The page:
Spatial Cognition and Computation 1: 291–321, 1999.
© 2000 Kluwer Academic Publishers. Printed in the Netherlands.
Geometric reasoning under uncertainty for map-based
WILLIAM B. THOMPSON
, CAROLYN M. VALIQUETTE
, BONNIE H.
and KAREN T. SUTHERLAND
Department of Computer Science, University of Utah, U.S.A.;
Graduate Programs in
Software, University of St. Thomas, St. Paul, MN, U.S.A.;
Department of Computer Science,
Augsburg College, Minneapolis, MN, U.S.A.
Abstract. Map-based navigation in outdoor terrain lacking man-made structures or other
highly distinctive landmarks can produce severe localization problems. This paper presents
an approach to navigation which implements high level geometric reasoning and matching
strategies based on those used by skilled human navigators. This approach, which is demon-
strated on a real example involving imagery of mountainous terrain obtained with a video
camera and USGS map data, is designed to avoid many of the pitfalls occurring when an
attempt is made to navigate by modeling the environment mathematically. It exploits feature
attributes which cannot be easily expressed quantitatively but are central to the successful
human navigation process.
Key words: localization, maps, navigation
An essential aspect of map-based navigation is the determination of an agent’s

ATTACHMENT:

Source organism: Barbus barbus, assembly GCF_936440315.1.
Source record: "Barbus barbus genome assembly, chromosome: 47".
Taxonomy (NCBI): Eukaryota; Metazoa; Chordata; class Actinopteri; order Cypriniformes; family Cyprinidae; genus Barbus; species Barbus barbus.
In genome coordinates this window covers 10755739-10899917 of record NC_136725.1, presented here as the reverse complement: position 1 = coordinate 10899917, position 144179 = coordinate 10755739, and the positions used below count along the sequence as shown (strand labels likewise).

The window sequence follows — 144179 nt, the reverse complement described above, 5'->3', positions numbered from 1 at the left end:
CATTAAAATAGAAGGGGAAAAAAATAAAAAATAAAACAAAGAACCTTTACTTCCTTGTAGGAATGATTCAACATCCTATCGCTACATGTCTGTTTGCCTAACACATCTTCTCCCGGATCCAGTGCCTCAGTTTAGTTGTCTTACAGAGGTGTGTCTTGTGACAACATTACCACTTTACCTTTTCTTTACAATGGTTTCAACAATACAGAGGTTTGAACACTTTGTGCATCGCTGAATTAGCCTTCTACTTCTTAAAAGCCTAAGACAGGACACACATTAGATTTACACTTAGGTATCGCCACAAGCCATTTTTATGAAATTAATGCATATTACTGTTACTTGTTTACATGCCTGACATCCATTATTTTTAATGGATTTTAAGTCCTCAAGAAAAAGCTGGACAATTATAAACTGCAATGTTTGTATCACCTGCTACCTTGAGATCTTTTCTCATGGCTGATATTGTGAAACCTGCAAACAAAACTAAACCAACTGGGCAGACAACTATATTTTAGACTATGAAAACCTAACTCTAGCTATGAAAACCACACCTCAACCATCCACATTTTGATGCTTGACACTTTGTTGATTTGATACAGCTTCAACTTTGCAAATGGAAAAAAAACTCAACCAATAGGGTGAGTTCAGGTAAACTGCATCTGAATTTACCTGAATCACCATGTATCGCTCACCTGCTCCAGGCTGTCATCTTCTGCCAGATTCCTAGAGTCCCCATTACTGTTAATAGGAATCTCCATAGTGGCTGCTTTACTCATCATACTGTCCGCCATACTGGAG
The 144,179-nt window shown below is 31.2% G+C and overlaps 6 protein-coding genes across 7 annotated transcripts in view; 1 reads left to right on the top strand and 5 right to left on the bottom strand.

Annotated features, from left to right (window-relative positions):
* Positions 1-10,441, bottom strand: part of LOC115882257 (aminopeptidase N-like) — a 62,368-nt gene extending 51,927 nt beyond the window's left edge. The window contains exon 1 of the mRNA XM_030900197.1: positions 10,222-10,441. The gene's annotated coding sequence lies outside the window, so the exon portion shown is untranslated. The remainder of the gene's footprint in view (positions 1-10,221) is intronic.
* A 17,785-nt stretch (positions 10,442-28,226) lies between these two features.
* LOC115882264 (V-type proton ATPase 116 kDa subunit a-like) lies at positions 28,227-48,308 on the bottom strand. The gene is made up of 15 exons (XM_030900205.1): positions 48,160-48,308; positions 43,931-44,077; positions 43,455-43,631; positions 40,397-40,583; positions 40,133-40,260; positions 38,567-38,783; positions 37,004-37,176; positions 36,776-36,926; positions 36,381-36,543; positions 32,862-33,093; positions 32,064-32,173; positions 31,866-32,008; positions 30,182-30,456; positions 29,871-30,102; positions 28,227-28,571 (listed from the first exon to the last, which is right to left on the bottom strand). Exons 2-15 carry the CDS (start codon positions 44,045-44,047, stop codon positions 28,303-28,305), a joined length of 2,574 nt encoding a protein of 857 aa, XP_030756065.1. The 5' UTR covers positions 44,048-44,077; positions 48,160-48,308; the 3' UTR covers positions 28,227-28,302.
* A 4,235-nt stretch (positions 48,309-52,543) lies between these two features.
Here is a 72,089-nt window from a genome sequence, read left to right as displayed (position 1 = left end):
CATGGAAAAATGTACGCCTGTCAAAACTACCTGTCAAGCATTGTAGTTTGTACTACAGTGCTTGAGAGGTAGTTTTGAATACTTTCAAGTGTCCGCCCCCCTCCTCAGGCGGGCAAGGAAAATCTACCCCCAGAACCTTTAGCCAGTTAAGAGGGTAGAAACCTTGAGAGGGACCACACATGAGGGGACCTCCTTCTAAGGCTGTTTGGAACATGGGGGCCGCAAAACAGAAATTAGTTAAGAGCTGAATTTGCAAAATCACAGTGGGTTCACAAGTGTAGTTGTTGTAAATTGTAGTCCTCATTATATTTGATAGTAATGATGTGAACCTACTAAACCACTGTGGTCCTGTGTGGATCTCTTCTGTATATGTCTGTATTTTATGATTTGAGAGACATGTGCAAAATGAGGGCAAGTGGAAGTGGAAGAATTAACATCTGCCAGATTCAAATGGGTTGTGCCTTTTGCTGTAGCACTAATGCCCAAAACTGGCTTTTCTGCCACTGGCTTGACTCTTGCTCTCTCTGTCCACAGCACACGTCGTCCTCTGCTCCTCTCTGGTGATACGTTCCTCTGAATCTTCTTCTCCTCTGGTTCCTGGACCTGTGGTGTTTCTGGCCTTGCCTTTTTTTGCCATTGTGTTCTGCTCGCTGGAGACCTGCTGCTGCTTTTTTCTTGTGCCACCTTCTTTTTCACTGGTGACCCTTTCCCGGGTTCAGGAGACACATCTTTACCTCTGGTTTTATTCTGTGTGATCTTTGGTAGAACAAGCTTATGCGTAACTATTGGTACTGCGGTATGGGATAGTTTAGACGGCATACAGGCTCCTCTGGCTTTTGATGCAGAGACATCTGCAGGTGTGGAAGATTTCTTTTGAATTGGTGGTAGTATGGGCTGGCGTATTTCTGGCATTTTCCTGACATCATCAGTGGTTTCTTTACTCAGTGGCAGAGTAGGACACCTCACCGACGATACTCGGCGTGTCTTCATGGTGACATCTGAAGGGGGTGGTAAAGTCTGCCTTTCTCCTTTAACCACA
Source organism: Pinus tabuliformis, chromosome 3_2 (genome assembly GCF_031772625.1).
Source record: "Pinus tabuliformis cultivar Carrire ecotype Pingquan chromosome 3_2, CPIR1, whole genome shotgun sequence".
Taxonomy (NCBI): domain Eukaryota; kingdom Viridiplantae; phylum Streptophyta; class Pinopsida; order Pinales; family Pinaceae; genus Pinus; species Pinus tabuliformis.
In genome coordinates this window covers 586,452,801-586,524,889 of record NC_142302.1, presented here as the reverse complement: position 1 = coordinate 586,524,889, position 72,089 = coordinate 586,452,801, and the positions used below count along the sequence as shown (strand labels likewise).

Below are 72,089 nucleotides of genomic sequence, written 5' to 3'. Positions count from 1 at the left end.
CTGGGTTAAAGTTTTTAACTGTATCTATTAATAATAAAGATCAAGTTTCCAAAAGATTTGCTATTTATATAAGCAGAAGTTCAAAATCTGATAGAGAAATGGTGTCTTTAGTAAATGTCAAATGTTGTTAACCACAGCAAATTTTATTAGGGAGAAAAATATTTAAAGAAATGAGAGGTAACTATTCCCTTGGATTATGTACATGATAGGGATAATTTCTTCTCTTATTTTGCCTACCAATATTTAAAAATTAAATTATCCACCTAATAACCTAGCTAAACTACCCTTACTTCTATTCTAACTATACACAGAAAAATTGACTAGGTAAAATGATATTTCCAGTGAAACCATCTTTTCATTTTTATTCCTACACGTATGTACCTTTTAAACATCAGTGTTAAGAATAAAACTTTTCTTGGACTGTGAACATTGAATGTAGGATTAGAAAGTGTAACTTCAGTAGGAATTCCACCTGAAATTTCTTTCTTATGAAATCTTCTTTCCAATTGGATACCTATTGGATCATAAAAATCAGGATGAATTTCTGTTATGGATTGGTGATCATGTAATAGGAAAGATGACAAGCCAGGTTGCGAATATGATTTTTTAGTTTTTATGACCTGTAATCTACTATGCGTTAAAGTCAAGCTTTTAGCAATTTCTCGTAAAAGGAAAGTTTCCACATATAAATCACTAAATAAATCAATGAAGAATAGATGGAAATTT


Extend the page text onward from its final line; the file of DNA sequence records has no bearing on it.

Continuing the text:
current location based on sensed data from the environment. Formally, this
amounts to specifying the current viewpoint in some world model coordinate
system. This localization process has two distinct components: one involving
the establishment of correspondences between aspects of the sensed data and
the map or model, and the other involving derivation of constraints on the
viewpoint based on the correspondences that have been determined.
Correspondences can be established at the signal or feature level. Signal-
level matching correlates sensed data with predictions of how the sensed data
should appear. It works best when the uncertainty in the viewpoint is small
and when it is relatively easy to accurately generate expected sensor data.
For example, in the TERCOM and SITAN cruise missile guidance systems, a
digital elevation model is matched against a downward looking, radar sensed
elevation proﬁle (Andreas et al. 1978; Baird and Abramson 1984).